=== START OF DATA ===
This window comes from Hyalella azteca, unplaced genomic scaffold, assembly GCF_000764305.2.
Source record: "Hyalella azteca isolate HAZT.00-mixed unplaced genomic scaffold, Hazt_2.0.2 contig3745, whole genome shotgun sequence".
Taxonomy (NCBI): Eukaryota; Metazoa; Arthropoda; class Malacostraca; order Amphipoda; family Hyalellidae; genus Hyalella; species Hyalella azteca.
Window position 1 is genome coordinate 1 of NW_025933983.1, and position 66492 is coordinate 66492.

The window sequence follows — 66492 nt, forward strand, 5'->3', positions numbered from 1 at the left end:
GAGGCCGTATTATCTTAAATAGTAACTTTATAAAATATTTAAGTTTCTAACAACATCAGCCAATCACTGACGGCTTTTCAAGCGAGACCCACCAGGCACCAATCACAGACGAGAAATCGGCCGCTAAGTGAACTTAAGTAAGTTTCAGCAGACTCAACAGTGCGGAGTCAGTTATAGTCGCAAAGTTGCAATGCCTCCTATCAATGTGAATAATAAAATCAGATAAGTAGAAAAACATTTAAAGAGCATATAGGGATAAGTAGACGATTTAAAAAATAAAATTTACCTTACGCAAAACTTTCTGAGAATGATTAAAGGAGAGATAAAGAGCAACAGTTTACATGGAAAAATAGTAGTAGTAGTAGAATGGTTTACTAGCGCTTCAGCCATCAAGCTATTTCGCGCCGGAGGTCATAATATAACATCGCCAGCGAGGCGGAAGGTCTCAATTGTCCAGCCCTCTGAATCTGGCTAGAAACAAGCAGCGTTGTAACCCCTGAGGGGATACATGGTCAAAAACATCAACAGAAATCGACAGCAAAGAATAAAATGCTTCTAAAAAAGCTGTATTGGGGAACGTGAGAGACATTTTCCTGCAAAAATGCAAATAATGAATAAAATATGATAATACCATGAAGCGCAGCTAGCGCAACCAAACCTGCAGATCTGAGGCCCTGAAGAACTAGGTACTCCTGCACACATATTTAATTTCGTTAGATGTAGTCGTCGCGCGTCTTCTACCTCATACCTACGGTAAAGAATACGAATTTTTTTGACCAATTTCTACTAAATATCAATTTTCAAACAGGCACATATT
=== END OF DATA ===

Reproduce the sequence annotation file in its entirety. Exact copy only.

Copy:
This window comes from Hyalella azteca, unplaced genomic scaffold, assembly GCF_000764305.2.
Source record: "Hyalella azteca isolate HAZT.00-mixed unplaced genomic scaffold, Hazt_2.0.2 contig3745, whole genome shotgun sequence".
Taxonomy (NCBI): Eukaryota; Metazoa; Arthropoda; class Malacostraca; order Amphipoda; family Hyalellidae; genus Hyalella; species Hyalella azteca.
Window position 1 is genome coordinate 1 of NW_025933983.1, and position 66492 is coordinate 66492.

The window sequence follows — 66492 nt, forward strand, 5'->3', positions numbered from 1 at the left end:
GAGGCCGTATTATCTTAAATAGTAACTTTATAAAATATTTAAGTTTCTAACAACATCAGCCAATCACTGACGGCTTTTCAAGCGAGACCCACCAGGCACCAATCACAGACGAGAAATCGGCCGCTAAGTGAACTTAAGTAAGTTTCAGCAGACTCAACAGTGCGGAGTCAGTTATAGTCGCAAAGTTGCAATGCCTCCTATCAATGTGAATAATAAAATCAGATAAGTAGAAAAACATTTAAAGAGCATATAGGGATAAGTAGACGATTTAAAAAATAAAATTTACCTTACGCAAAACTTTCTGAGAATGATTAAAGGAGAGATAAAGAGCAACAGTTTACATGGAAAAATAGTAGTAGTAGTAGAATGGTTTACTAGCGCTTCAGCCATCAAGCTATTTCGCGCCGGAGGTCATAATATAACATCGCCAGCGAGGCGGAAGGTCTCAATTGTCCAGCCCTCTGAATCTGGCTAGAAACAAGCAGCGTTGTAACCCCTGAGGGGATACATGGTCAAAAACATCAACAGAAATCGACAGCAAAGAATAAAATGCTTCTAAAAAAGCTGTATTGGGGAACGTGAGAGACATTTTCCTGCAAAAATGCAAATAATGAATAAAATATGATAATACCATGAAGCGCAGCTAGCGCAACCAAACCTGCAGATCTGAGGCCCTGAAGAACTAGGTACTCCTGCACACATATTTAATTTCGTTAGATGTAGTCGTCGCGCGTCTTCTACCTCATACCTACGGTAAAGAATACGAATTTTTTTGACCAATTTCTACTAAATATCAATTTTCAAACAGGCACATATT